(449b) Interfacial Phenomena in Copper Galvanic Displacement Onto Silicon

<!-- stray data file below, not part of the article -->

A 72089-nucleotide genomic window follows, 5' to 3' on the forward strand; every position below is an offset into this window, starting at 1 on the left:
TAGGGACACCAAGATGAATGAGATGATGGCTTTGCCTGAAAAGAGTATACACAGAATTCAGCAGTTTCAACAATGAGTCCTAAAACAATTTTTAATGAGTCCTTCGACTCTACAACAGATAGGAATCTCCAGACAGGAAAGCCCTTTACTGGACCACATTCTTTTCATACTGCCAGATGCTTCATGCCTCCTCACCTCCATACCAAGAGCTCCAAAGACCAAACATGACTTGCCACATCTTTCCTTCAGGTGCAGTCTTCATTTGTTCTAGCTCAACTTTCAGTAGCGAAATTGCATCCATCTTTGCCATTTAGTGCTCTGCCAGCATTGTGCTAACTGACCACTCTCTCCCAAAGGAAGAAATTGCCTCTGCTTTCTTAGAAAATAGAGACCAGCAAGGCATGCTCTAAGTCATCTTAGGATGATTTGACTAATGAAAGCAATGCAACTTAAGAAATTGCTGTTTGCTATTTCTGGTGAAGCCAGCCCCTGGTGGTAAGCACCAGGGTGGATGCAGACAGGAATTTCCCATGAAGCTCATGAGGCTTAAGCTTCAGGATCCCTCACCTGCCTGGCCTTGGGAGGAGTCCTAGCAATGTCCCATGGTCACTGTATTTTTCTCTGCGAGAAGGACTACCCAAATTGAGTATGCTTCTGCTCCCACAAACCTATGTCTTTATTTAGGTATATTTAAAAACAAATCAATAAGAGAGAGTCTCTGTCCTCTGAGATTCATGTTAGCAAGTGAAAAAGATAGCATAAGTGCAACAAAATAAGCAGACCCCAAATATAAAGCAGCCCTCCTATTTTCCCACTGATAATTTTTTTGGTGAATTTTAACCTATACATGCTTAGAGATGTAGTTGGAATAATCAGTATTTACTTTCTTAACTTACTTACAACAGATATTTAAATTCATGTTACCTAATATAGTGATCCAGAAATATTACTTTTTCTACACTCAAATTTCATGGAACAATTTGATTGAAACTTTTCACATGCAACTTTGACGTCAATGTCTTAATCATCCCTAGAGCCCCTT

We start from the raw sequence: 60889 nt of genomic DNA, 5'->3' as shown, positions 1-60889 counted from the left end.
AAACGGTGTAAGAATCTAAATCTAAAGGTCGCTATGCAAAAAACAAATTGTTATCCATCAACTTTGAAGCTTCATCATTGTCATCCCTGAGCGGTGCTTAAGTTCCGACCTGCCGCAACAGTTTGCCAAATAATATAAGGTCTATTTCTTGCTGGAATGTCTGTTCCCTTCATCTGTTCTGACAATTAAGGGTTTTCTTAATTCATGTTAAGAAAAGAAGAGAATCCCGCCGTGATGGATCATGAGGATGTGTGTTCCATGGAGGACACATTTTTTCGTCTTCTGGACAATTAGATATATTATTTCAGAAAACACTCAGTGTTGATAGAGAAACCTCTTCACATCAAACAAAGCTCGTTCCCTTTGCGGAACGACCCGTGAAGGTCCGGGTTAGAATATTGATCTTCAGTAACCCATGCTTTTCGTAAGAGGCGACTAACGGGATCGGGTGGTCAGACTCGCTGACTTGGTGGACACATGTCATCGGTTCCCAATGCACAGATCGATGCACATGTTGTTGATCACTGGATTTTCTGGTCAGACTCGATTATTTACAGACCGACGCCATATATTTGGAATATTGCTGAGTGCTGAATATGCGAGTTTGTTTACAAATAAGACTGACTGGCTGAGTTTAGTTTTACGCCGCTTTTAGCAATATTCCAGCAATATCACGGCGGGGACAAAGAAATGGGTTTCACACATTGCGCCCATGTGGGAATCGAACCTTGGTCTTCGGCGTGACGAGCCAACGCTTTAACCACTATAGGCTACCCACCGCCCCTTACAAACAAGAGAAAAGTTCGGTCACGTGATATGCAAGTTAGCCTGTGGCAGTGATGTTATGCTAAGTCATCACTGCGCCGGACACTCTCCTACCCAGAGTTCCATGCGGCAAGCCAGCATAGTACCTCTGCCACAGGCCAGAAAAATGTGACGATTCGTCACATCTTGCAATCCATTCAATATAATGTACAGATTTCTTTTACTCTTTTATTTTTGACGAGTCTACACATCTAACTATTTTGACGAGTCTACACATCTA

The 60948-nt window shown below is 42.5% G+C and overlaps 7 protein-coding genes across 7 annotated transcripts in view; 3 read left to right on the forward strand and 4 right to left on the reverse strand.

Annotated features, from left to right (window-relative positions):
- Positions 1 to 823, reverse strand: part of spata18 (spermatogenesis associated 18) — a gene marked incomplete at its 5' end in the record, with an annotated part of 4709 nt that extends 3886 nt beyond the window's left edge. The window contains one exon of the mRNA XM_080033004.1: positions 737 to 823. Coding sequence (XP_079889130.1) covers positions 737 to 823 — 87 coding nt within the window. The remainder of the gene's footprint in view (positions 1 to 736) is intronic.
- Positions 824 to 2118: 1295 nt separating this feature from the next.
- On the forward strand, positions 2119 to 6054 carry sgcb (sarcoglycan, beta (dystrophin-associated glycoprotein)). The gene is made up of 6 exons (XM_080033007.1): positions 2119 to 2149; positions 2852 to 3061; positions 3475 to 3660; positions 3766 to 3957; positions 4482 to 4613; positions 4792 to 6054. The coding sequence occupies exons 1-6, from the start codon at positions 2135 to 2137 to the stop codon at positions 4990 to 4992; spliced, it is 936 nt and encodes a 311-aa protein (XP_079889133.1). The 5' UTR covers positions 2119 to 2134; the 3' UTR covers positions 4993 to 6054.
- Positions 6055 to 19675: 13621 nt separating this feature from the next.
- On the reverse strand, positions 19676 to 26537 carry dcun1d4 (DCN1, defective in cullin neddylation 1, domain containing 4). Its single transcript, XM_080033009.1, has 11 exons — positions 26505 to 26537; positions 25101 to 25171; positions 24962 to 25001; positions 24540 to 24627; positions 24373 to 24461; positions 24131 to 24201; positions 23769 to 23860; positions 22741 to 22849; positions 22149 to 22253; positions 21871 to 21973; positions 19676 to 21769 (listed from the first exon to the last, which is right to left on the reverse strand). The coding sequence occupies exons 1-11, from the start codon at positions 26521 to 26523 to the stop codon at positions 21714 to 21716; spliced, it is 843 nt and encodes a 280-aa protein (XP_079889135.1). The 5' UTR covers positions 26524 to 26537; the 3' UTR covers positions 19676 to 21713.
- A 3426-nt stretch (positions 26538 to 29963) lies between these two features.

Galvanic displacement is a selective method for depositing metals onto oxidizable substrates, such as silicon. In this process, metal ions from solution are reduced, with oxidation and dissolution of the substrate occurring simultaneously to complete the oxidation-reduction pair. Thus, metal deposition occurs only on oxidizable substrates, allowing deposition of patterned metal films on silicon, which can be used in a variety of applications, such as metal structures in microelectromechanical systems (MEMS) or metal catalysts in microreactors. In order to optimize this technique for different metals and applications, a better understanding of the deposition mechanism and the effects of solution parameters on deposition rates and film properties is needed. In this work, we examine how the deposition rate and film structure are affected by reaction kinetics and diffusion through both the external boundary layer and the porous copper. Silicon rotating disk electrodes were used to analyze the respective rates of deposition kinetics and boundary layer diffusion. Results conform well to the Koutecky-Levich equation, suggesting diffusion and reaction in series. Deposition rates decrease with the square root of time, indicating that diffusion through the growing film is one of the limiting steps in the reaction. In addition, reactant concentrations were varied in order to determine rate laws for deposition and to better understand the deposition mechanism. Deposition rates are proportional to copper sulfate concentration over the concentration range studied (0.001 ? 0.01 M), and rates also increase linearly with increasing amounts of HF for concentrations ranging from 0.05 to 0.3 M. This demonstrates that the respective driving forces for both the Cu reduction/deposition and the Si dissolution/oxidation reactions influence the deposition rate.